All sorts of stuff this weekend … but mostly festive meal plans. If you don’t intend to simply return to the well-worn pages of Delia Smith’s Christmas (Holy Holly, it’s 27 years old), there are certainly a few ideas to spark your menu planning over the next few weeks. Eyes out for Jeremy Lee’s puds, both Diana Henry and Florence Knight’s sides, and Meera’s mole.
The Guardian and Observer
Difficult to know where to start with the Guardian crew’s recipes this week …
… Acch, well, no it’s not. The Cook supplement was handed over in its entirety to King of Puddings, Jeremy Lee. Now I feel he might have been somewhat constrained, as if he really were providing your sweet endings this Christmas, everything would come with lashings of custard, double cream and ice cream. But, still, his twelve Yuletide treats included the only Bûche de Noël recipe you need this year, spiced upside-down pear cake, chocolate, ginger and orange tart, and a mincemeat meringue tart. Online in 4 parts, 1, 2, 3, and 4.
Meera Sodha’s column caught the eye, too — both for the butternut squash and black bean mole with lime-pickled onions, and the reminder that not all recipes should be quick; sometimes, it pays to take your time.
In the Observer, Nigel Slater offered a recipe to suit the weather: beef short ribs with a red wine and rosemary marinade, sharpened with a heavy glug of pomegranate molasses. These go on top of a parsnip and carrot mash, with pine nuts for a savoury bite.
A host of different hot sauces among Yotam’s recipes this weekend. The tofu and French beans with chraimeh sauce intrigued.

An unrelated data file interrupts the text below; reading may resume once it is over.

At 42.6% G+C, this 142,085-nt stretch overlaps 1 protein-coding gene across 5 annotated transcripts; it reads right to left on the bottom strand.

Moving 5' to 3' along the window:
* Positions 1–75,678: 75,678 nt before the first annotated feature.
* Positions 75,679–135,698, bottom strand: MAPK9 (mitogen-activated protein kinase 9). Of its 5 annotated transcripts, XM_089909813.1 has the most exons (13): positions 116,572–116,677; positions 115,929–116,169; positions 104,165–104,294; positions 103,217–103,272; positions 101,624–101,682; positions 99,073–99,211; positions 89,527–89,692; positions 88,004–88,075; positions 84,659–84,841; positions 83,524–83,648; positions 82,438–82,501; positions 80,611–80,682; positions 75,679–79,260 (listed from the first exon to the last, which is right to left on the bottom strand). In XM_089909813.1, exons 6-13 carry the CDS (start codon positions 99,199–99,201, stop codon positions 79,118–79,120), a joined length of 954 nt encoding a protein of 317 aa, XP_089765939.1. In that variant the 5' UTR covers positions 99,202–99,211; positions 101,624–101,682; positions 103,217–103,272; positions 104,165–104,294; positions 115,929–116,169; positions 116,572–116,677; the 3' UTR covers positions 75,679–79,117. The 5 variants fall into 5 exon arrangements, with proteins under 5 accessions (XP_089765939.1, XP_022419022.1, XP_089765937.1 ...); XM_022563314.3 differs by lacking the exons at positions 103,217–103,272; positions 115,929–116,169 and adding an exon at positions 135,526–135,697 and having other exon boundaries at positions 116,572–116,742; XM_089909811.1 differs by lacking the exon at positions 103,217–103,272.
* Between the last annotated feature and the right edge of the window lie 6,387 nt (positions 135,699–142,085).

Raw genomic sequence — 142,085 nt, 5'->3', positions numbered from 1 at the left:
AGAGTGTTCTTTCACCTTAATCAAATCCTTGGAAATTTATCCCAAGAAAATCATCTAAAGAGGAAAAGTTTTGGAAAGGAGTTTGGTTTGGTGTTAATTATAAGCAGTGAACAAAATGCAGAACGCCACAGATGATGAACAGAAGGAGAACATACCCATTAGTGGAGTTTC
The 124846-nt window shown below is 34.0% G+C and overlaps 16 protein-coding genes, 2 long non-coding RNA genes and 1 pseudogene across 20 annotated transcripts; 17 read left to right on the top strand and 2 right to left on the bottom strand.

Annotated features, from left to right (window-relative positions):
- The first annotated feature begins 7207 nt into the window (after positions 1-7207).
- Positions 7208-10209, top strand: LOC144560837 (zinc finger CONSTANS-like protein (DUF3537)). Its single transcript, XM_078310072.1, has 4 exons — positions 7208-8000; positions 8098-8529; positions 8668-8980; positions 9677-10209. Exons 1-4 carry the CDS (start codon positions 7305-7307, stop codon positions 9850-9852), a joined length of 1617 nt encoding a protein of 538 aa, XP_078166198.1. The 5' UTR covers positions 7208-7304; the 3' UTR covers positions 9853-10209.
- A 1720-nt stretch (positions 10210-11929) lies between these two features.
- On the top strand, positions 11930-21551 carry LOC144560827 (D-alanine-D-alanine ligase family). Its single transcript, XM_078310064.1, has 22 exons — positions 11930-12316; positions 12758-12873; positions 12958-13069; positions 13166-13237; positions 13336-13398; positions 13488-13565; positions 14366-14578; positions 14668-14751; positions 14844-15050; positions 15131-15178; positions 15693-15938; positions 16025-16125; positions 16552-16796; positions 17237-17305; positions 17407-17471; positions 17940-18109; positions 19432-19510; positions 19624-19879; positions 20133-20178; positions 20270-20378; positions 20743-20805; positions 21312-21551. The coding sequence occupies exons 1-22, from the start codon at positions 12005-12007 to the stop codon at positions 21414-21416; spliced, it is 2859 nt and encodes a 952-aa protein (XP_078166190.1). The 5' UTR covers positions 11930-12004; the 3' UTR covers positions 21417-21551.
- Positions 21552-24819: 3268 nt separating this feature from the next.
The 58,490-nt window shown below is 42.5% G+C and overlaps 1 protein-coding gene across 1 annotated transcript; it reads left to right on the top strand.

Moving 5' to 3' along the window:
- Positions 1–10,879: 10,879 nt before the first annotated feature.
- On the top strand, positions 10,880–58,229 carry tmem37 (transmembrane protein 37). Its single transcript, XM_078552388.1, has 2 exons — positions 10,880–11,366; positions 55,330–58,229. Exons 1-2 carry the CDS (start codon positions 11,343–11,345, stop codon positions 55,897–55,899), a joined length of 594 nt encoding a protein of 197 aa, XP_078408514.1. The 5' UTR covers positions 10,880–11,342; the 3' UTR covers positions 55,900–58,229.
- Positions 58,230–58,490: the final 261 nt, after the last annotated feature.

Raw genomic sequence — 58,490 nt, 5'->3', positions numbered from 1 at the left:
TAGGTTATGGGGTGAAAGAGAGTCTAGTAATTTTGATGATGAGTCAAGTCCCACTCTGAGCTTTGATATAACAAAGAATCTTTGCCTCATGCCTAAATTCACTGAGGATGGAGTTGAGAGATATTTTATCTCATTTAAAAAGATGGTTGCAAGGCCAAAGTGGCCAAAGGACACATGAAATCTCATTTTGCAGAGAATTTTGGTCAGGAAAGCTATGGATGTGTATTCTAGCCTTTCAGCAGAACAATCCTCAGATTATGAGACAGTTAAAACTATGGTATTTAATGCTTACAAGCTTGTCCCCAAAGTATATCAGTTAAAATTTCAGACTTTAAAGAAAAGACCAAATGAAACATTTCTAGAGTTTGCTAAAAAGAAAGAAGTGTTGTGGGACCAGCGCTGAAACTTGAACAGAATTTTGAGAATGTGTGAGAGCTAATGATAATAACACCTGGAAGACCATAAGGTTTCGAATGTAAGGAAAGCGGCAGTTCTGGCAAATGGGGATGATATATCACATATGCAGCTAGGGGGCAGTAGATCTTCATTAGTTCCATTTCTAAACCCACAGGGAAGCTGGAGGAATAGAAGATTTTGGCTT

I like the idea of the black pepper-heavy roast chicken that is the centrepiece of Thomasina Miers’ recipe, though maybe like the radicchio leaves, Jerusalem artichokes and garlic wilting, browning and sweetening underneath it even more.
There was a Christmas recipe supplement with Sunday’s Observer too. Some classics — Trine Hahnemann’s slow cooked goose with apples and prunes, Nigel’s Christmas cake, Hoppy’s prawn cocktail and Nigella’s ham, but also festive ingredients in a new light, not least Ottolenghi’s sprouts and peanuts on black miso sticky rice (!). Sally Clarke’s Campari, clementine and vanilla sorbet caught my eye.
The FT Weekend Magazine
Always one to bring things back to the conventional, Rowley Leigh’s FT offering was a word or two and a recipe for homemade mince pies. Half butter to flour and a splash of cold water for the pastry; which should be filled with shop-bought mincemeat pimped with walnuts, brandy, stem ginger plus its syrup (nice touch).
The Telegraph and Sunday Telegraph
Diana Henry suggested her Sunday Telegraph ‘Stella’ Magazine readers sack-off the canapés and make a feasting spread. By which she meant, I think, don’t faff around with a preamble of fiddly stuff like smoked salmon on blinis or mini vol au vents; instead make a load of sharing dishes for everyone to dig into. It’s more efficient and more gratifying to boot. This particular menu has a north African vibe — think tagine, couscous and lots of interesting ‘sides’ (like squash with a preserved lemon and olive salsa), a really good ice cream idea (Turkish coffee, condensed milk and cardamom), and a neat cocktail too. And my favourite ever quantity comment/serving suggestion: “This is for 120 sausages but, honestly, everyone eats them.” and then “Serves 8“. Challenge accepted.